How To Become A Great Travel Writer

By on April 13, 2016
How To Become A Great Travel Writer - Writer's

Travel writing is one of the most competitive and popular topics to write about. Let’s face it, dreams of jetting around the world to stay in stunning hotels, wandering beautiful beaches and trying local delicacies is pretty appealing right? And if you can get to the top of your game someone will actually pay you to do all of that, just for writing about it - it certainly doesn’t sound like a bad career choice if you ask me!

However, breaking into travel writing can be tricky, and if you are hoping to give it a go, there are several things that you need to know before you sit down and put pen to paper.

Firstly, know you area. Now that is not to say you have to be a seasoned traveller to become a travel writer. Obviously it helps if you have been to the places you a writing about, but if you are just setting out with limited time and money this may be difficult. If you can’t jet off and explore just yet, then make sure you do some thorough research before you start. Read a lot about the area before you start, and make sure you are fully clued up on the cuisine, culture and things to see and do. Watching videos is another great way to immerse yourself in a place and really understand the atmosphere out there.

When it comes to writing your article you need to understand and follow the same basic structure every time. There are the typical questions that every reader will want to know when reading a travel article, and you must answer them. The where, when, who why how and what are all the basic ingredients that should form the basis of the article. This is true of many feature articles and news stories - you need to give you reader this information to engage them and keep them reading.

Get a good brief. Travel articles come in all shapes and sizes, some editors are looking for factual, non-flowery pieces that simply describe things in a matter of a fact way, packing the content with useful, factually accurate information and nothing more. Others however, are looking for a piece full of anecdotes and rich, descriptive language which tells a story and helps the reader to truly imagine what it would be like to be there, perhaps persuading them that they need to book their ticket right away! Getting a solid brief from an editor means that you know what kind your article should be and write it up accordingly.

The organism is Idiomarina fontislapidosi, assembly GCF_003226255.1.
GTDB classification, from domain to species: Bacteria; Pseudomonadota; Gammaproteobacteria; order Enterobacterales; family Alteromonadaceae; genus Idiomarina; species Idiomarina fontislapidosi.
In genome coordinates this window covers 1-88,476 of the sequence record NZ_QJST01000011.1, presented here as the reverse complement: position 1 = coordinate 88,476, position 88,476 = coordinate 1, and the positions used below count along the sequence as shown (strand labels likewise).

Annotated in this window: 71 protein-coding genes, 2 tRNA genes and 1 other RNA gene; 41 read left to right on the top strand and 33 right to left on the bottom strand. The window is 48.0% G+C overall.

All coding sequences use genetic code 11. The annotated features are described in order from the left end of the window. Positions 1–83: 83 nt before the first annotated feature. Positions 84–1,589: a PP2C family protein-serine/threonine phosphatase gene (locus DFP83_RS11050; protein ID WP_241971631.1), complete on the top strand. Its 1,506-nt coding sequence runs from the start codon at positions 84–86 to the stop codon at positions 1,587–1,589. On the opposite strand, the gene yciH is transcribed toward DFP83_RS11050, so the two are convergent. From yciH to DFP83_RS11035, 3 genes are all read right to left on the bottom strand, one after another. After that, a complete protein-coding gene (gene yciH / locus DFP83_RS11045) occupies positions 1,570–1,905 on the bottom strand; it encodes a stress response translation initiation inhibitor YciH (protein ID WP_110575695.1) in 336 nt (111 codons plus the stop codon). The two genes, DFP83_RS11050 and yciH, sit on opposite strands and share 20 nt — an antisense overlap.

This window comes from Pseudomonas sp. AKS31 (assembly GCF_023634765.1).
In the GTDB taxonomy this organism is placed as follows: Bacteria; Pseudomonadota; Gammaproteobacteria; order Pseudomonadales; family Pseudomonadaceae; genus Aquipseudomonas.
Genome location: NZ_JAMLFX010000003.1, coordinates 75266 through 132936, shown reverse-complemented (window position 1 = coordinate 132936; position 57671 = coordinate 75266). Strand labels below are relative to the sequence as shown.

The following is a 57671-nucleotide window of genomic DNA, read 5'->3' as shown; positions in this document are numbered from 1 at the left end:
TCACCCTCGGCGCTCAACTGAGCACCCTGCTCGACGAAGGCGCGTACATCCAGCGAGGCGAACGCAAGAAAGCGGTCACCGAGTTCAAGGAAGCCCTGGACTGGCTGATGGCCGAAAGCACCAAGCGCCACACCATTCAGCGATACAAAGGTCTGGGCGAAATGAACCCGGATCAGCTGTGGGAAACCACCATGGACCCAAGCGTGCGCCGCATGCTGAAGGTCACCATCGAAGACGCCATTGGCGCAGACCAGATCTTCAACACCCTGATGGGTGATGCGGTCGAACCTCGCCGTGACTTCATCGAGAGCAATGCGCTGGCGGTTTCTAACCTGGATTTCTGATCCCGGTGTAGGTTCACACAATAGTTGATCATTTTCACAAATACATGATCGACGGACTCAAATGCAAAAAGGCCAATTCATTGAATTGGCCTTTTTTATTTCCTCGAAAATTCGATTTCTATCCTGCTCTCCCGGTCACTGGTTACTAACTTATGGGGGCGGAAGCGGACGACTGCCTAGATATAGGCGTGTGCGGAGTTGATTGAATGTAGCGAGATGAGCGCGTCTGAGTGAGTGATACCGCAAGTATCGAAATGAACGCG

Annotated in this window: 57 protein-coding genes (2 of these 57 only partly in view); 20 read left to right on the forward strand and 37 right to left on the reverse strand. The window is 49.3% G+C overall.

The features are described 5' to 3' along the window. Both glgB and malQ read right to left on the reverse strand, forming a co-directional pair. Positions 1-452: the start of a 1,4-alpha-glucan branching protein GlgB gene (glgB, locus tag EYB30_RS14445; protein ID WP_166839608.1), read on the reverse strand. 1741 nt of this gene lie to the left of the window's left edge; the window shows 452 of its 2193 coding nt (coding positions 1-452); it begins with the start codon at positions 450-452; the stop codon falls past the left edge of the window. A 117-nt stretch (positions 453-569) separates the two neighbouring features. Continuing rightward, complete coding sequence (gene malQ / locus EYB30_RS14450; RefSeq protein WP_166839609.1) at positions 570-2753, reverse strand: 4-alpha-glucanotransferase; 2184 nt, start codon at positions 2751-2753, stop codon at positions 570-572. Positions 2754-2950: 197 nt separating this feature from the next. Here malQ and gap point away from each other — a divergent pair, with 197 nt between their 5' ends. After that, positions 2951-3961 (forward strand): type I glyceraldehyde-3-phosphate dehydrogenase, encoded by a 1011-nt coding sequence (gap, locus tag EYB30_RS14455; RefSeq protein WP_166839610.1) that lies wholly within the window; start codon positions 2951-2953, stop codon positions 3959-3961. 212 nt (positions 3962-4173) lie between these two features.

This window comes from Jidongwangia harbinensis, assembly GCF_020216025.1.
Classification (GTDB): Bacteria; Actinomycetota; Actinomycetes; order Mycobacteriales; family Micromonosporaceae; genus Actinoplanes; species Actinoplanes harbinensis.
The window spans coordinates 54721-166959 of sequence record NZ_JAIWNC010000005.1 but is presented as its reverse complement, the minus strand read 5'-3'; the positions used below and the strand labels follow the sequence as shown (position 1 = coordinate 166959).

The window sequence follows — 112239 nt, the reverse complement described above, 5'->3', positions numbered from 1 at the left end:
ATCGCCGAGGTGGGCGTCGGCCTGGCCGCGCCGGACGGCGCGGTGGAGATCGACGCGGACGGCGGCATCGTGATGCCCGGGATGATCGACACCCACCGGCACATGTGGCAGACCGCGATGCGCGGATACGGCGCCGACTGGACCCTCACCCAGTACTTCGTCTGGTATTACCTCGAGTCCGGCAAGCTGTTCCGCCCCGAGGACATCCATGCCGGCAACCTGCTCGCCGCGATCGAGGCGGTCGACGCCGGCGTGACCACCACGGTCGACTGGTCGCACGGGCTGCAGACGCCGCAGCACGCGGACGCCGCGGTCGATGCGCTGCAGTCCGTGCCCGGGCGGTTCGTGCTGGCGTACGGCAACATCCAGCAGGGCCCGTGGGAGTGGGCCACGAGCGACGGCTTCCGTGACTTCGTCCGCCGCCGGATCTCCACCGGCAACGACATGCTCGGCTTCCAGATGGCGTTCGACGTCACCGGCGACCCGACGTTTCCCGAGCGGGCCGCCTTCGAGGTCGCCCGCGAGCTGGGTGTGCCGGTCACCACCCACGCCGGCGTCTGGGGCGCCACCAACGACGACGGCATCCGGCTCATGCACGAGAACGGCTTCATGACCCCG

Knowledge and passion are usually desirable, and should come across in your writing. The vast majority of travel articles are written in order to persuade the reader, to make them interested in that particular place, and ignite a desire in them to visit it themselves. Even if you have been asked to write a more factual piece there is still room for this to come across.

As with all articles your lead must be succinct and attention grabbing, and you must immediately make it clear where you are talking about. The when is where you can bring in details about the season, the who is the writers perspective and an opportunity to connect with the reader, they why explains the reason the writer is in that particular destination. The how is the story line, and the what is the details - the facts, the stories the people.

End your article on a high, summarising what the article is about in an interesting way, and, if required ensure you have a strong and clear call to action so your readers know exactly what they need to do next!

Travel writing is a fantastic industry to write for and can lead to some truly wonderful, life-changing experiences. So if you are hoping to become a travel writer, follow these tips and see where it takes you.

Bethany Cadman -author of 'Doctor Vanilla's Sunflowers'

Bethany Cadman -author of 'Doctor Vanilla's Sunflowers'

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